When I perused a press release of the program choreographer Karole Armitage and her performance troupe, Armitage Gone! Dance, intend to present at New York Live Arts in March, it stunned me. She’s calling the evening of dances “A Pandemic Notebook.” But no one seems to have informed the now 70-something dance adventurous (yes, the “punk ballerina”) that there’s a plague in the land. She doesn’t seem to have suffered the attention deficit disorder that has blighted the output of many in the past two years. This artist has been busy!
The photos spooling above show the dancers on the catwalk — or are they are doing the boogaloo? Dressed in the designer Marc Jacob’s Fall ‘21 collection, they move to the sound of Native American saxophonist and composer Jim Pepper’s Goin’ Down to Muskogee.
I am most curious to see what Armitage will do with the subject of Donald Trump, whose presidency she portends to wrap into a diptych of dances, Beautiful Monster and Louis. Is it possible that, using dance, she can vanquish him? (No one and nothing else can.) Inspired by a Luchino Visconti film La Strega Bruciata Viva (The Witch Burned Alive) and Roberto Rossellini’s La prise de pouvoir par Louis XIV (The Taking of Power by Louis XIV), as well as Trump’s presidency, the two works look at how celebrity and fashion can distract from the manipulation of power. Michael Gordon, Jean-Baptiste Lully, Thomas Adès, and David T. Little provide the music.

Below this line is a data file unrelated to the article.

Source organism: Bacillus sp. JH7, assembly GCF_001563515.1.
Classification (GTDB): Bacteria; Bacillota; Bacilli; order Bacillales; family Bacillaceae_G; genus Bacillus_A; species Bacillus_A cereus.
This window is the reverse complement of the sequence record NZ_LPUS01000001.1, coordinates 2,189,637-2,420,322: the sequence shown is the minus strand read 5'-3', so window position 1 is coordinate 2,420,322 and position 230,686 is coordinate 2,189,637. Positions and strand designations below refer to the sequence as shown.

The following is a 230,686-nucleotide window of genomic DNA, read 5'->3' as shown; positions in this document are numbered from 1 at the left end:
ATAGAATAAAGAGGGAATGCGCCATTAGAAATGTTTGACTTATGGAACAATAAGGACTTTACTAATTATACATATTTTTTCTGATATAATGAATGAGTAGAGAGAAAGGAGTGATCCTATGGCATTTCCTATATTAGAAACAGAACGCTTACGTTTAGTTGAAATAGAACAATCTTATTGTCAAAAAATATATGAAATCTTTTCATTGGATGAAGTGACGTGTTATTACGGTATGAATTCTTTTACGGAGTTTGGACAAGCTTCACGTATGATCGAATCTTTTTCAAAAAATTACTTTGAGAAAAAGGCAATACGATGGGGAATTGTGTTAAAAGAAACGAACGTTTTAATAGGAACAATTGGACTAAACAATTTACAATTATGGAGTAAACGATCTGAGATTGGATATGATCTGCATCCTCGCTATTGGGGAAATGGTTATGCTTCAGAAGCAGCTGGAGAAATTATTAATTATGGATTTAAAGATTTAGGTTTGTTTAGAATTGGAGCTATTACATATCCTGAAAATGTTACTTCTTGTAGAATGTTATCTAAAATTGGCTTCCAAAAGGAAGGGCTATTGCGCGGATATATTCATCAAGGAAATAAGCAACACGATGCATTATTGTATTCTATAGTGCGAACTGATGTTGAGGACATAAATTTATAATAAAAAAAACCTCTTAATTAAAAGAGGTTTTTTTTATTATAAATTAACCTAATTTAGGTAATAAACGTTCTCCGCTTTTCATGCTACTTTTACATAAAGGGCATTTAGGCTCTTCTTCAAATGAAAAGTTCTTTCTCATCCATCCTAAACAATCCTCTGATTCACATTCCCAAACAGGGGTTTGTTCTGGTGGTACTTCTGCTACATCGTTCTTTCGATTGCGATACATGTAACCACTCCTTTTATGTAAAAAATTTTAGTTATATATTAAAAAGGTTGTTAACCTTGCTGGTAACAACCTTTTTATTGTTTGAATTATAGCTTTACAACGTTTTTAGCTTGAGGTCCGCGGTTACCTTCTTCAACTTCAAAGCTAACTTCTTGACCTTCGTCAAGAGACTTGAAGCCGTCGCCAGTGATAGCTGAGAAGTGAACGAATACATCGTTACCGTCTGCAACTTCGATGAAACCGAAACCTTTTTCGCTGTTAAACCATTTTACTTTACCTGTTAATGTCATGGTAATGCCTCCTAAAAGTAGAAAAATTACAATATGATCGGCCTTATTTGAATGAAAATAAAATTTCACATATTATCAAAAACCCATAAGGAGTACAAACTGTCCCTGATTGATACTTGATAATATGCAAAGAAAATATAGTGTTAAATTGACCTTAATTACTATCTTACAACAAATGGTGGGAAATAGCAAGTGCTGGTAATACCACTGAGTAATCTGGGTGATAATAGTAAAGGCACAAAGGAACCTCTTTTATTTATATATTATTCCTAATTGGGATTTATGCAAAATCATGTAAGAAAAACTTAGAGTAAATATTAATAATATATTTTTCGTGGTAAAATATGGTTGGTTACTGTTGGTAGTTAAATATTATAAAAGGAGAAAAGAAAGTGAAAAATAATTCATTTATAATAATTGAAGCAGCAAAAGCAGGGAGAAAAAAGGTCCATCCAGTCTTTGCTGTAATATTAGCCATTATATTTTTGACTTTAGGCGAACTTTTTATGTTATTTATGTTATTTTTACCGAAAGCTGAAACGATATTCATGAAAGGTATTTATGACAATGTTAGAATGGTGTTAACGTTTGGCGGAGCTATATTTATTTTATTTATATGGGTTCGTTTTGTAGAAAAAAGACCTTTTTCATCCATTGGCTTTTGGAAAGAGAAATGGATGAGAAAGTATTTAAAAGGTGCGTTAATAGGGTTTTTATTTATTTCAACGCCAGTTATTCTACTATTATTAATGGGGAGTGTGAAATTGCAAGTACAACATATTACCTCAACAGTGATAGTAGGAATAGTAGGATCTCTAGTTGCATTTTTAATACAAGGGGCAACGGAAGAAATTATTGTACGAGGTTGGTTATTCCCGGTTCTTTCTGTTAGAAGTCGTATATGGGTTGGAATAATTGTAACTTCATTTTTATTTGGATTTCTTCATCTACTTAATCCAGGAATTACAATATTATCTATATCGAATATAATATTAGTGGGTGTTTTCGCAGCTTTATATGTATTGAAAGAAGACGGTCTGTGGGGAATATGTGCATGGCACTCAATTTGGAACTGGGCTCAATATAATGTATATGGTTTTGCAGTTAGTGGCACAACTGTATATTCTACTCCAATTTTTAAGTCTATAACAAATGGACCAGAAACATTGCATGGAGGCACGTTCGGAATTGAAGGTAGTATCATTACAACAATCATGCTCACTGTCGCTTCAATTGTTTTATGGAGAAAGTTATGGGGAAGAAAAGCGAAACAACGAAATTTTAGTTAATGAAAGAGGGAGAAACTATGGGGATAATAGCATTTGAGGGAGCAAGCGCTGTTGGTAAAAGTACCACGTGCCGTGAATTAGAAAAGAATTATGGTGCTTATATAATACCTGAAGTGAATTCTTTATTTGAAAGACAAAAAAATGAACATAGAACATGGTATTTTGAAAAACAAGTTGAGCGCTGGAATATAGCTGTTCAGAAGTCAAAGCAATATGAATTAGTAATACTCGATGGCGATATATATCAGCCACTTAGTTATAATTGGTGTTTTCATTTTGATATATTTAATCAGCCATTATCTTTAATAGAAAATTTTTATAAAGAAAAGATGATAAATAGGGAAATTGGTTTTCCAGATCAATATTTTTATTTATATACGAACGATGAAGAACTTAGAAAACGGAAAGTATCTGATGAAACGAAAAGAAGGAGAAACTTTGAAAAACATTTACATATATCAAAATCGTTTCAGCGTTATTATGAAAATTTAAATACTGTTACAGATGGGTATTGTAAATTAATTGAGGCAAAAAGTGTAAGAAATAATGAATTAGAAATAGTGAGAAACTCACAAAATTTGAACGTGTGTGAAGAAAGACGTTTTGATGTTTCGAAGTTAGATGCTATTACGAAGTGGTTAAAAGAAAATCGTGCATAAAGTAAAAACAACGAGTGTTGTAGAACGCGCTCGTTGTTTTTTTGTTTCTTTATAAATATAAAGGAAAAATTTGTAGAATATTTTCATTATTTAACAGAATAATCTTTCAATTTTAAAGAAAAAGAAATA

With inspirations ranging from punk to African aesthetics to commedia dell’arte, as well as fashion and popular dance forms, Armitage also finds ideas in science. She manifests her vision in dance “dreamscapes” that take the viewer on a poetic journey to evoke mysterious landscapes of reverie, dream, and altered consciousness. That sounds very cool, and I’d love to see it.
The genre-mixing choreographer/creator, whose body speaks fluent Balanchine and Cunningham, is an exceptionally accomplished woman of dance. Her client list ranges from Madonna and Michael Jackson, Merchant Ivory Productions, Cirque du Soleil, to Marc Jacobs. In the 1980s she worked in Europe, directing major companies, Ballet of Florence; Venice Biennale of Contemporary Dance; and, as resident choreographer for the Ballet de Lorraine in Nancy, Frances. She has directed operas and created new dance productions for major houses in the US and Europe, from the Paris Opera Ballet to Teatro di San Carlo in Naples, the Boston Ballet to the Boston Opera. The former in extremis Merce Cunningham dancer (1975-81) will dance with a noted partner, the former New York City Ballet dancer Jock Soto.
photo credit: julieta cervantes
A Pandemic Notebook | Armitage Gone! Dance | New York Live Arts | March 16-19